After we march, let's minister to body and soul
Now in its 43rd year, the March for Life has grown from several dozen to several hundred thousand men, women and children who brave the elements to stand up for those in our society who are the most vulnerable. I am relatively new to the pro-life movement. In my late 20s I hesitantly admitted to myself that I was pro-life. It was at first an uncomfortable affirmation and one I didn’t voice aloud for a couple more years. I didn’t grow up going to the March for Life, and, like a lot of the practices I’ve taken up as an adult, I often face the temptation not to follow through.
Yet as much as I may often prefer to stay in bed on some of the colder January mornings, I nonetheless (and sometimes begrudgingly) join the hundreds of thousands of others because being pro-life requires enfleshed practices. As Fr. Zossima reminds the wealthy women of little faith in The Brothers Karamazov, love is a bodily encounter, given and received incarnate actions of proximity — it is a harsh and dreadful thing compared to love in dreams.
We march because our concern for the unborn and their mothers and our solidarity with them strains to find bodily expression. I cannot kiss them, or hold them, or bind up their wounds because they are no more. But the desire to stand in solidarity with those whose lives have been lost to abortion remains. This desire bears the cold, it bears the snow, it bears the occasional cursing of those who disagree with us, it bears sore legs and long bus rides, little sleep and maybe even the disapproval of our families and friends, because being pro-life is not simply an intellectual assent but a way of seeing the other as a gift. Such a vision of the way things really are will always cut against the grain of power and efficiency. But this is the call of Christians in every age: to go to those places where humanity is vulnerable and wounded, those places marked by hostility to life and to embrace it. We march because we are called to be concrete signs of witness to the beauty and dignity of the fragile among us.
We march because we desire a society where it is easier to choose life, where children find welcome, a society that provides the resources women and men need to raise their families, where equality doesn’t require sacrificing the young or the old. We march because children disproportionately endure the scourges the world inflicts upon them: poverty, disease, war, abuse and death. Children bear the burden of humanity’s failures. They are collateral damage in war and the victims of human trafficking. They are disposed of as medical waste before their first smile, before they gaze into the eyes of their mothers, before they shed a single tear, before they draw a first breath. We march because we know that to create a society where it is easier to choose life requires embodied practices. The March for Life is one such practice and a crucial one.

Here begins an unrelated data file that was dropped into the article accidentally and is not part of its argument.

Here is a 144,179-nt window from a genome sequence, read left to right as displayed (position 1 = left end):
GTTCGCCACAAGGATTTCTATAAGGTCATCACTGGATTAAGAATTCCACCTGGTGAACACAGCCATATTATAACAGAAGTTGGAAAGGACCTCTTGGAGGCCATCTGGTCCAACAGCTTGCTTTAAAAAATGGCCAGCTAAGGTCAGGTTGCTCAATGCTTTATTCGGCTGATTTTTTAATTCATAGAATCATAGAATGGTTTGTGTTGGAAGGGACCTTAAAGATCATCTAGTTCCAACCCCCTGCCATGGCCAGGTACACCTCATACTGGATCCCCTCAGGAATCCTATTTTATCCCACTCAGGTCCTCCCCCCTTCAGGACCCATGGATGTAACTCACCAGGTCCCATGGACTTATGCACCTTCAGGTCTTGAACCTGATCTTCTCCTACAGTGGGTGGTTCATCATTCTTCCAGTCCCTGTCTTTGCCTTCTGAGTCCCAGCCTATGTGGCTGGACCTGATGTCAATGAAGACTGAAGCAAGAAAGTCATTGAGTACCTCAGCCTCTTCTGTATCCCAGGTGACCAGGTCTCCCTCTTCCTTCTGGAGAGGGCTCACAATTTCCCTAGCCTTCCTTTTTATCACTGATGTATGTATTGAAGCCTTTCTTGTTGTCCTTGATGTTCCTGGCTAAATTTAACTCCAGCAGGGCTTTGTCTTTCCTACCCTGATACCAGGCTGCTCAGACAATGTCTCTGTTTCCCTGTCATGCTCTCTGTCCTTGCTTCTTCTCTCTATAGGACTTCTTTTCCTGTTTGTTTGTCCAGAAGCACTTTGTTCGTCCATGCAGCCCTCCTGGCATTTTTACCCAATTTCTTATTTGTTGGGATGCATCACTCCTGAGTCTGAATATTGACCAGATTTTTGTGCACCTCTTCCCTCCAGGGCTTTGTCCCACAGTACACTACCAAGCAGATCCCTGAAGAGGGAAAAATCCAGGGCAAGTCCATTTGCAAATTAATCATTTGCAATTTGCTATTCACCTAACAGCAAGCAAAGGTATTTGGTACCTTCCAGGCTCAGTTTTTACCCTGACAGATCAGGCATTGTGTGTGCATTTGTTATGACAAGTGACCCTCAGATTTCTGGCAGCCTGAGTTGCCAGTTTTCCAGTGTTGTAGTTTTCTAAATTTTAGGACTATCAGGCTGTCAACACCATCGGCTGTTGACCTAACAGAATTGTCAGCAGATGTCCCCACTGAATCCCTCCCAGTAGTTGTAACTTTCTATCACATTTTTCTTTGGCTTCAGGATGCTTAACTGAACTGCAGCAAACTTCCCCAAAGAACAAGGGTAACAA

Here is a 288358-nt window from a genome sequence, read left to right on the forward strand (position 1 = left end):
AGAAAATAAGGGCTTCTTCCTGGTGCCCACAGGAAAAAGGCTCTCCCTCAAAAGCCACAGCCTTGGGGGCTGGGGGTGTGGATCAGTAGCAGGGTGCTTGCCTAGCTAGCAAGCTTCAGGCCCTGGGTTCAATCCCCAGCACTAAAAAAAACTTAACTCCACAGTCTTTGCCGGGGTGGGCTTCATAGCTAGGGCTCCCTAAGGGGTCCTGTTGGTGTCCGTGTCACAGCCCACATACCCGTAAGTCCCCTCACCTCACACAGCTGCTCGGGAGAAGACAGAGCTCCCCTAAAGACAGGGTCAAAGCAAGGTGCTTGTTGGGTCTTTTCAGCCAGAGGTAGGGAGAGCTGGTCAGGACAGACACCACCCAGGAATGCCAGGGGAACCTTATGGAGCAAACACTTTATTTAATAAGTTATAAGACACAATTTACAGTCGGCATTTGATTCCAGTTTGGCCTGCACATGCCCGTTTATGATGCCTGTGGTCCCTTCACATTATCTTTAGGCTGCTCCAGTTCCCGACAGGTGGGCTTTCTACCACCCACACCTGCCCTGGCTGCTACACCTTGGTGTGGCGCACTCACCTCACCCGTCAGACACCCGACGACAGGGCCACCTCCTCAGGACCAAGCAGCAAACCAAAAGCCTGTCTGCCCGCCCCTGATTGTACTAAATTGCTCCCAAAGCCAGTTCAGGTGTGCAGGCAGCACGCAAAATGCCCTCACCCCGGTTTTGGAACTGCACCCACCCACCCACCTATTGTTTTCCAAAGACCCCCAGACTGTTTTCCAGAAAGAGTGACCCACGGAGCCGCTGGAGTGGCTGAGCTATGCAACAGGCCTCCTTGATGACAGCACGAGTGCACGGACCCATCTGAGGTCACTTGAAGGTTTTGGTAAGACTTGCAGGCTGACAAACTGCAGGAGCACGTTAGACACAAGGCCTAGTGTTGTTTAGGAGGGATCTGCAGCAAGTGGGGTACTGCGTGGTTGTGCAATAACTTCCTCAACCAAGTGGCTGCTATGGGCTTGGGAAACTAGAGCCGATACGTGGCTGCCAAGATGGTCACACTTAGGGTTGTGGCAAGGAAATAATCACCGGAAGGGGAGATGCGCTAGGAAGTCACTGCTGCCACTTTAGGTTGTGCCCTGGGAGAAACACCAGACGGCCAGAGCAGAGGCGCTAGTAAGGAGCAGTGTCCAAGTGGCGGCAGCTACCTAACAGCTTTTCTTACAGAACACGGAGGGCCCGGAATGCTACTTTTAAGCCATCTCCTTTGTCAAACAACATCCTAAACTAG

Cultivating hospitality to life requires the daily, concrete practice of encounter. Here are six further suggestions:
- Support families. Offer a night of free childcare to your friends or neighbors. Do this regularly.
- Have a Christ room. Dorothy Day, the co-founder of the Catholic Worker Movement, advised that every home should have a room dedicated to Christ, noting the early Christian practice of having “a room kept ready for any stranger who might ask for shelter.”
- Practice a consistent ethic of life. Parish pro-life ministries and social justice ministries should have regular contact and conversation. Christian witness to life will not fall neatly along American political lines. The sacramental life of worship enfolds us into the logic that knits together all “life issues.” In Evangelii Gaudium, Pope Francis echoes all of Catholic social teaching when he insists that protection of the lives of the unborn holds a primary place in the Church’s teaching on human dignity because “Defense of unborn life is closely linked to the defense of each and every other human right. It involves the conviction that a human being is always sacred and inviolable, in any situation and at every stage of development. … Once this conviction disappears, so do solid and lasting foundations for the defense of human rights, which would always be subject to the passing whims of the powers that be.” Early pro-life activists knew well that a society that fails to defend its most vulnerable members will increasingly find itself unable to justify the fight for better working conditions, for the rights of workers, for the poor.
- Start an adoption ministry in your parish. Parishes should regularly promote adoption, praying for couples seeking adoption and children awaiting adoption, taking up collections to assist with the financial costs of adoption, and offering ongoing support for adoptive families.
- Spearhead a parish meal program to bring meals to families when a new child arrives, when a family member is sick or when a loved one passes away.
- Practice the works of mercy. Each month take up one of the corporal works of mercy and dedicate yourself to enacting Christ’s command to love God and neighbor.
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